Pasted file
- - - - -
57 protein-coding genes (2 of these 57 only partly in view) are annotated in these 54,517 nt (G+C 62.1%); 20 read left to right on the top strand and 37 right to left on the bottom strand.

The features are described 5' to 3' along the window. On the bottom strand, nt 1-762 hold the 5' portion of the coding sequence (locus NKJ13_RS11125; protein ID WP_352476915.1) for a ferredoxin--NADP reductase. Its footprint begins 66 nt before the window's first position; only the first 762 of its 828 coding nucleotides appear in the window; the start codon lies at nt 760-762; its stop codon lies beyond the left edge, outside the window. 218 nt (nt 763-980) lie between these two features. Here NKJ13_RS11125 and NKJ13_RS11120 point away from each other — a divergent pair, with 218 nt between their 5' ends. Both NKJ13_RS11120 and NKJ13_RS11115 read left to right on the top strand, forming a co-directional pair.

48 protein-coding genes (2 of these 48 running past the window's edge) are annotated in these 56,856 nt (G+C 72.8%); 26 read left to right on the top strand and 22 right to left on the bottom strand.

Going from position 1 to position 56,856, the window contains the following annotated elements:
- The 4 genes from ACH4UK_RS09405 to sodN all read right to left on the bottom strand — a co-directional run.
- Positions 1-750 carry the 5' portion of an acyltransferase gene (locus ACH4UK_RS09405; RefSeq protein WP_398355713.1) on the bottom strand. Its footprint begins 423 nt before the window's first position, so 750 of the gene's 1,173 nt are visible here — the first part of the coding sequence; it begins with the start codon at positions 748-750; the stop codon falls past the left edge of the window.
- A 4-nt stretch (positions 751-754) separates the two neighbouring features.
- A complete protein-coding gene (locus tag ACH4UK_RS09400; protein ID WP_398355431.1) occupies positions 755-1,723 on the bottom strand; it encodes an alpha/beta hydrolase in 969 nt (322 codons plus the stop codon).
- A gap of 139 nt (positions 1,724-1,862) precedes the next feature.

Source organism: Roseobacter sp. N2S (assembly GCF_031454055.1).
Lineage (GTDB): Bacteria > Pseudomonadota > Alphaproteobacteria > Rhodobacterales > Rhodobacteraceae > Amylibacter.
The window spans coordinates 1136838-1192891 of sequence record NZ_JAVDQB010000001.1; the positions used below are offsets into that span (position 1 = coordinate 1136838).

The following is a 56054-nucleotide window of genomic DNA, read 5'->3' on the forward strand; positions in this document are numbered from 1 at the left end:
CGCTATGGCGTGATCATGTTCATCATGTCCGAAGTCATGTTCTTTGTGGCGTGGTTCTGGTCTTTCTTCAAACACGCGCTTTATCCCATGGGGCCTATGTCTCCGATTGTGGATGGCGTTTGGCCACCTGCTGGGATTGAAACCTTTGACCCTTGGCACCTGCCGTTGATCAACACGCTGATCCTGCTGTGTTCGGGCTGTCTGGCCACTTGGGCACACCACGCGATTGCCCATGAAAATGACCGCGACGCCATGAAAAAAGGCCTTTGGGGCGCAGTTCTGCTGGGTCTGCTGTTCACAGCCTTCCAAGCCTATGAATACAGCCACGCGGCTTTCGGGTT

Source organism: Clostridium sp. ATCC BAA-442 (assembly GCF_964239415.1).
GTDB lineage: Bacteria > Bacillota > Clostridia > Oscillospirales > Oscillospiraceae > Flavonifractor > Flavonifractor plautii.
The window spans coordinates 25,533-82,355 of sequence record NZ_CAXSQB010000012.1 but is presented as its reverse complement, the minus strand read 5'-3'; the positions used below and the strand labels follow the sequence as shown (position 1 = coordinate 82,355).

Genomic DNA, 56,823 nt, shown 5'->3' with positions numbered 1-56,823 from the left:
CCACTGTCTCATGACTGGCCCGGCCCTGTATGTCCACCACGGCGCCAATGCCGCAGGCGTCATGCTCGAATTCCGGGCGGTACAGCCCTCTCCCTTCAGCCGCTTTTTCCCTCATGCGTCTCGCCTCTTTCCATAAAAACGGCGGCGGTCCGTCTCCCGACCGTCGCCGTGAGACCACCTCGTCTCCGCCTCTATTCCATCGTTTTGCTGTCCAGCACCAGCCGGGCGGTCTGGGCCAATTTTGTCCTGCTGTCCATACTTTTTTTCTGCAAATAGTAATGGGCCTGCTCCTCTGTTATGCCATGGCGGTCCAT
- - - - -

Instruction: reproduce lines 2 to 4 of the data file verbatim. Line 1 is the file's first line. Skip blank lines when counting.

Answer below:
The features are described 5' to 3' along the window. On the bottom strand, nt 1-762 hold the 5' portion of the coding sequence (locus NKJ13_RS11125; protein ID WP_352476915.1) for a ferredoxin--NADP reductase. Its footprint begins 66 nt before the window's first position; only the first 762 of its 828 coding nucleotides appear in the window; the start codon lies at nt 760-762; its stop codon lies beyond the left edge, outside the window. 218 nt (nt 763-980) lie between these two features. Here NKJ13_RS11125 and NKJ13_RS11120 point away from each other — a divergent pair, with 218 nt between their 5' ends. Both NKJ13_RS11120 and NKJ13_RS11115 read left to right on the top strand, forming a co-directional pair.

48 protein-coding genes (2 of these 48 running past the window's edge) are annotated in these 56,856 nt (G+C 72.8%); 26 read left to right on the top strand and 22 right to left on the bottom strand.

Going from position 1 to position 56,856, the window contains the following annotated elements: